With people back to work and on the road following the relentless Covid restrictions in 2020, energy consumption made a historic comeback last year – particularly natural gas and renewables – according to BP plc.

BP

Primary energy demand rebounded overall by 5.8%, eclipsing the pre-Covid levels in 2019, according to the 71st edition of the Statistical Review of World Energy, which was published on Tuesday. 

Chief economist Spencer Dale, whose team compiles the industry’s energy bible, warned, though, that the “challenges and uncertainties facing the global energy system are at their greatest for almost 50 years, at the time of the last great energy shocks of the 1970s.”

Threats To Energy Security

The most immediate concern for now, Dale said, is the energy impact following Russia’s invasion of Ukraine, which has upended natural gas and oil markets. 

“The war also threatens to lead to shortages in food and energy, which could detract materially from health and wellbeing across the globe,” Dale said. “From an energy perspective, the growing shortages and increasing prices highlight the continuing importance of energy ‘security’ and ‘affordability’ alongside ‘lower carbon’ when addressing the energy trilemma.”

The war also parallels the continued need for global economies “to achieve a deep and rapid decarbonization” in line with the United Nations climate accord, aka the Paris Agreement. 

“Considerable progress has been made in sovereign pledges to achieve net zero,” Dale said, “but in global aggregate terms, those growing ambitions have yet to translate into tangible progress on the ground.” Carbon emissions “have risen every year since the Paris goals were agreed,” except in 2020 because of the pandemic. 

“The world remains on an unsustainable path.”

In addition, as worldwide economic activity recovers, energy consumption is expanding sharply, “increasing the demands on available energy supplies, and highlighting fragilities in the system.”

Rebounding Natural Gas Prices

Natural gas prices last year jumped across all three major gas regions – in Asia, Europe and the United States.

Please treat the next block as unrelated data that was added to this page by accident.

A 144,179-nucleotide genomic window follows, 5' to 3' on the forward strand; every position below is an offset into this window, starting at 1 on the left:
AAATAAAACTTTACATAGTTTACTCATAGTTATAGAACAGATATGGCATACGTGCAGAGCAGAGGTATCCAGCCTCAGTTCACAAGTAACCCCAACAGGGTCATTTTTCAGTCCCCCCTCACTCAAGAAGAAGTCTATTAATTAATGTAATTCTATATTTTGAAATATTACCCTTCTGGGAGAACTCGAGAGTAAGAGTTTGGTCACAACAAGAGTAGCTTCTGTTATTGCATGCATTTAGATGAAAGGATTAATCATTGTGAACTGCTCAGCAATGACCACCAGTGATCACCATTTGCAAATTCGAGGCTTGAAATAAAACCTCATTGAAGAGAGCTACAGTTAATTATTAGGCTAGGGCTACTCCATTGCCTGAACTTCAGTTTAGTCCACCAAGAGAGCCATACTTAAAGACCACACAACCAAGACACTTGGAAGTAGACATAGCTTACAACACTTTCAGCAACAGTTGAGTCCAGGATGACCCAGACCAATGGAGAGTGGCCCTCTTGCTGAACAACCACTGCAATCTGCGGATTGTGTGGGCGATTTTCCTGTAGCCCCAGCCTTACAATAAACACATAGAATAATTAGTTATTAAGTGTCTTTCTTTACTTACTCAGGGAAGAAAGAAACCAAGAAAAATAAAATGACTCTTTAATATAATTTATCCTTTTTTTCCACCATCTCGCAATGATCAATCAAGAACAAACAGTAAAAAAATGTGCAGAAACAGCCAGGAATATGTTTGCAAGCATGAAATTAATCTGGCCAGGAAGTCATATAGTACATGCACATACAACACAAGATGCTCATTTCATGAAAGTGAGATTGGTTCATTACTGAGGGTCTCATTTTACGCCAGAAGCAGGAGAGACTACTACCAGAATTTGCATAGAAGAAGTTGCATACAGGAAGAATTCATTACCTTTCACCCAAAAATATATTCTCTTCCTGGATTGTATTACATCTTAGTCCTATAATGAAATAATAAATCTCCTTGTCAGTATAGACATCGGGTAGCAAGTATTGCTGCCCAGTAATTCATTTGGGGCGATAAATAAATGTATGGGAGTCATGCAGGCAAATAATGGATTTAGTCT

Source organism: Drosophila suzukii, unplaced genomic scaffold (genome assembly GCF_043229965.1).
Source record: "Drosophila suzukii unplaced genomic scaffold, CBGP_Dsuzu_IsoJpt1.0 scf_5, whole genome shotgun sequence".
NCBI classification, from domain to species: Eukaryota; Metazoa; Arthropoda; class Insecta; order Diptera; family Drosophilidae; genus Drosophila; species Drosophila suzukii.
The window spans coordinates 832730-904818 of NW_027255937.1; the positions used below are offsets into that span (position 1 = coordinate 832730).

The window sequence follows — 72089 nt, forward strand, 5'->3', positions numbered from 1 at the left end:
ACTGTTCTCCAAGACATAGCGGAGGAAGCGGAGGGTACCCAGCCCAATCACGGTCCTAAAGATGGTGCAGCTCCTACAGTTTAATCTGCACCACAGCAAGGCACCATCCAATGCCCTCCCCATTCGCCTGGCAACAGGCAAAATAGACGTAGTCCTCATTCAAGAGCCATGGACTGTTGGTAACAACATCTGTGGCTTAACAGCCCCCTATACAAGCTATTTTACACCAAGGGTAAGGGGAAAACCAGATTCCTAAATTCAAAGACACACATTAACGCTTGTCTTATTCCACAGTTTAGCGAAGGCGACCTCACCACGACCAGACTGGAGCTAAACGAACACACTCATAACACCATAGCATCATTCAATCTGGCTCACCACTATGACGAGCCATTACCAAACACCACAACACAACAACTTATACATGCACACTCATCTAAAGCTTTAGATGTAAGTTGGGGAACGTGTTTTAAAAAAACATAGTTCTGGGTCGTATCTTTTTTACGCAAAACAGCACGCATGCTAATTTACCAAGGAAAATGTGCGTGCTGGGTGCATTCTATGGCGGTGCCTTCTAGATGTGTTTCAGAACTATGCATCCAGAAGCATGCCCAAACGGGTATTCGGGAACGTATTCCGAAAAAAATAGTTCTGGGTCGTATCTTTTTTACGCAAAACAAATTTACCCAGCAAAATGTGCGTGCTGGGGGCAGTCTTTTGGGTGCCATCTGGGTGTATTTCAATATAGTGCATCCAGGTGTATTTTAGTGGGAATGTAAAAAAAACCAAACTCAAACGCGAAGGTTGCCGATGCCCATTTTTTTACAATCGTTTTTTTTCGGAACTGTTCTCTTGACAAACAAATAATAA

“Henry Hub prices nearly doubled to average $3.80/MMBtu in 2021 – their highest annual level since 2014,” BP researchers noted. 

Prices in Europe were up fourfold to record annual levels, with the Title Transfer Facility averaging $16/MMBtu. In Asia, liquefied natural gas (LNG) spot market prices tripled, with the Japan Korea Marker averaging $18.60.

“Global natural gas demand grew 5.3% in 2021, recovering above pre-pandemic 2019 levels and crossing the 4 trillion cubic meter (Tcm) mark for the first time,” BP reported. However, the share of natural gas in primary energy last year was unchanged from the previous year at 24%.

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Last year, global LNG supply grew by 5.6% year/year, up 26 billion cubic meters (Bcm) to 516 Bcm. That was the “slowest rate of growth since 2015 (other than in 2020),” the researchers noted. 

“LNG supply from the U.S. rose by 34 Bcm, accounting for most of the new incremental supplies and more than offsetting declines from mainly other Atlantic Basin exporters.”

What’s Driving Energy Growth? Renewables

Meanwhile, primary energy demand in 2021” is estimated to be more than 1% above its 2019 level,” Dale noted. 

The increase was driven by emerging economies, mostly reflecting growth in China. In contrast, energy demand in developed economies was 8 exajoules (EJ) below 2019 levels. 

“The increase in primary energy between 2019 and 2021 was entirely driven by renewable energy sources,” according to BP. ‘The level of fossil fuel energy consumption was unchanged between 2019 and 2021, with lower oil demand (minus 8 EJ) offset by higher natural gas (5 EJ) and coal (3 EJ) consumption.”

Dale said it was encouraging that renewable energy, led by wind and solar, “continued to grow strongly” last year, and it now accounts for 13% of total generation. 

“Renewable generation (excluding hydro) increased by almost 17% in 2021 and accounted for over half of the increase in global power generation over the past two years.”